I love the classic, dressy shape of this coat. It will be a very nice coat to keep and hand down to the last daughter (assuming it survives the wear and tear of this middle child!).

Statement sleeves in blush silk

This has been my party shirt for the holiday season. I’ve mostly been wearing it with leather trousers, rather than these wool pants. There’s something so lovely and contradictory about pairing leather with silk charmeuse.

The pattern I used was Vogue 7604. The only changes I made were to lengthen the sleeves and body a little. I made my standard broad back adjustment. I also shortened the neck ties by about 6 inches on each side, because I simply didn’t have enough fabric. That bias cut collar and tie is a serious fabric hog!

There is a small amount of stretch in my silk (technically it’s called stretch silk charmeuse), which makes it very comfortable to wear. In real life, I’ve been wearing a thin, long sleeve, merino top underneath it, which makes it the warmest and most comfortable party wear ever!

The collar can be worn a few ways. I like it tied at the back best, but it can also be tied at the front, or wrapped around once with a shorter tie at the back. And suprisingly, those sleeves did not get dipped into any gravy. I did have to watch out for the pussy bow though!

A Summer dress

Apparently you guys like pretty dresses, well those of you who follow me on IG do. My top posts of 2016 are pretty much all the dresses. I hadn’t even blogged about this one and it still made the cut.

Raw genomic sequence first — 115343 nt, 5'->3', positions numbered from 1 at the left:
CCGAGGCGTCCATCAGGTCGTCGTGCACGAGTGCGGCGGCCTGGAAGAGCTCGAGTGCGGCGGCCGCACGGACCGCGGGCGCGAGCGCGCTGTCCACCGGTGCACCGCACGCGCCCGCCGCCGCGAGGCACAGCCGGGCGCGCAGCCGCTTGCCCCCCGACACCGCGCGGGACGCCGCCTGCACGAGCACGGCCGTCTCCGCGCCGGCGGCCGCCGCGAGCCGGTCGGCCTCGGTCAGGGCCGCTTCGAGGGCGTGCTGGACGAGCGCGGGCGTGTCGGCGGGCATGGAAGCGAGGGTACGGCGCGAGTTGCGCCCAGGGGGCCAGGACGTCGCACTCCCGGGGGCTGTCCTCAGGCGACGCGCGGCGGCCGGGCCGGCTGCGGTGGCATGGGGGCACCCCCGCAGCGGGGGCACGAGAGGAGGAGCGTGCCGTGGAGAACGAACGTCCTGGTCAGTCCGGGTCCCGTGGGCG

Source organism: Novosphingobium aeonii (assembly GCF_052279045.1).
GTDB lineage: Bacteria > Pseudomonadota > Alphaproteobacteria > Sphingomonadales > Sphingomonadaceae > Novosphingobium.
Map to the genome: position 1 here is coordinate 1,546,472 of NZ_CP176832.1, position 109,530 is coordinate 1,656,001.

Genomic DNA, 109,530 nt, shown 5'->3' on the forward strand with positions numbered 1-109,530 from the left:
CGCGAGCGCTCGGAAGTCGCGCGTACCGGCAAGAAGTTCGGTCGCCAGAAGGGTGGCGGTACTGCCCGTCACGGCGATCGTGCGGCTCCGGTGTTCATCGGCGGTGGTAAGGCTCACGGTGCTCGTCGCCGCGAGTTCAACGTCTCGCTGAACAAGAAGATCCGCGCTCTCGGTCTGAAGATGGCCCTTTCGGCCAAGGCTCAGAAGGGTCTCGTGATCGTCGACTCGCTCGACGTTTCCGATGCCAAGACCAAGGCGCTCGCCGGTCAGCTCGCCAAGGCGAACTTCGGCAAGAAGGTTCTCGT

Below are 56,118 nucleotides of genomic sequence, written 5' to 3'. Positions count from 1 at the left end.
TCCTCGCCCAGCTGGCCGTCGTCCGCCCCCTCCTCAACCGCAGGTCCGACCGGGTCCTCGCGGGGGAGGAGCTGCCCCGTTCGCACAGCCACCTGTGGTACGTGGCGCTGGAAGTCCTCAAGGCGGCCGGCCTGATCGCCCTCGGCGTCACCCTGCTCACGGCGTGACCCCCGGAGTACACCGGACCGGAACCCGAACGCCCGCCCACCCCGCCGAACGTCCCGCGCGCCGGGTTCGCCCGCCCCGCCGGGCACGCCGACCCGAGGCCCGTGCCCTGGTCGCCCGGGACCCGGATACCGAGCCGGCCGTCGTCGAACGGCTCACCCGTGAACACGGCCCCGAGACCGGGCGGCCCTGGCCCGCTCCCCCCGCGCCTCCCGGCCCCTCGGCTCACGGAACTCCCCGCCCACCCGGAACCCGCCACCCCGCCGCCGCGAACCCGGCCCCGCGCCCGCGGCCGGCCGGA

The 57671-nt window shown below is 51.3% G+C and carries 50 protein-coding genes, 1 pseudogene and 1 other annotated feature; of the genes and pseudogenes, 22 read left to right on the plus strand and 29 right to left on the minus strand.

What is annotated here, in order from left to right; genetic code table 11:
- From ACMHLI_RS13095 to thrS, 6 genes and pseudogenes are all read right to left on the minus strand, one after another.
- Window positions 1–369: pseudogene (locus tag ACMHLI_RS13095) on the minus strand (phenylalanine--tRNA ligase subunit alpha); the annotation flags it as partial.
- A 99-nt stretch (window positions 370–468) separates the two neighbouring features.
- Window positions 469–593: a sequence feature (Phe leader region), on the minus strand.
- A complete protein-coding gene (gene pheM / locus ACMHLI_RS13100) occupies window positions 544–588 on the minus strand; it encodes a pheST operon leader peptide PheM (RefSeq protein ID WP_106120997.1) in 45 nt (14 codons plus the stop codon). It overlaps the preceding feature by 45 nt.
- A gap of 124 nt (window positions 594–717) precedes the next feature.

I made this one using a large remnant of vintage linen, thrifted from an estate sale. The textured windowpane fabric was from a small length purchased on whim from Tessuti Fabrics some time ago. I think the blue pairs perfectly with it.

The pattern is modification on a self-drafted princess bodice that fits me perfectly. You’ve seen me use different versions of this bodice all Summer (here, here, here, and here). The skirt is just gathered (with pockets of course!). I was after a cool, easy-to-wear, Summer dress.

I was worried about the straps being too stiff, but I’m glad for their sturdiness now. And they don’t feel too stiff when I wear the dress. They actually feel comfortable and secure. I hate flimsy straps that feel like they may stretch out or tear. Instead of creating tubes and pressing flat (as I’d normally do for a strap of this width), I used wider lengths of linen, folded the raw edges in and then in on themselves again, and then topstitched both edges. It means that there are four layers of linen in each strap, perfectly suited to holding up the weight of a midi-length, gathered skirt.

I’m a big fan of the midi length dress. It’s an easy length for tall ladies to wear. I know I’m going to get a lot of wear out of this, maybe even sooner rather than later!

Vogue 8952 – View B in a linen knit

I don’t like sewing staples very much. However, I had a bit of linen jersey in my stash and thought it might make a nice top for Fall.

I used Vogue 8952, and made View B in a size 12.

I made a few very small changes to the pattern:

  • I narrowed the waist/hip flare.
  • I *think* I shortened it a little too. I wanted a simple, long sleeved top rather than a flared (borderline) tunic.
  • I lengthened the sleeves by an inch.
  • I also attached the funnel neck a little differently. I doubled it over, rather than leaving it as a single hemmed piece. I didn’t want quite so much drape around my neck.

I don’t mind the way this top turned out. It’s not perfect, but it is perfectly wearable. The neckline is more stretched out in my top than what you’d normally see (even though I did stabilise it). I should have adjusted for my broad shoulders/back (as I would normally do if I were sewing a woven fabric). The neck seam should probably sit a little further in towards my neck on each side. However, I knew that the type of knit I was using, and the wide nature of the neckline would be very forgiving to broad shoulders. And it is comfortable to wear so I can deal with it.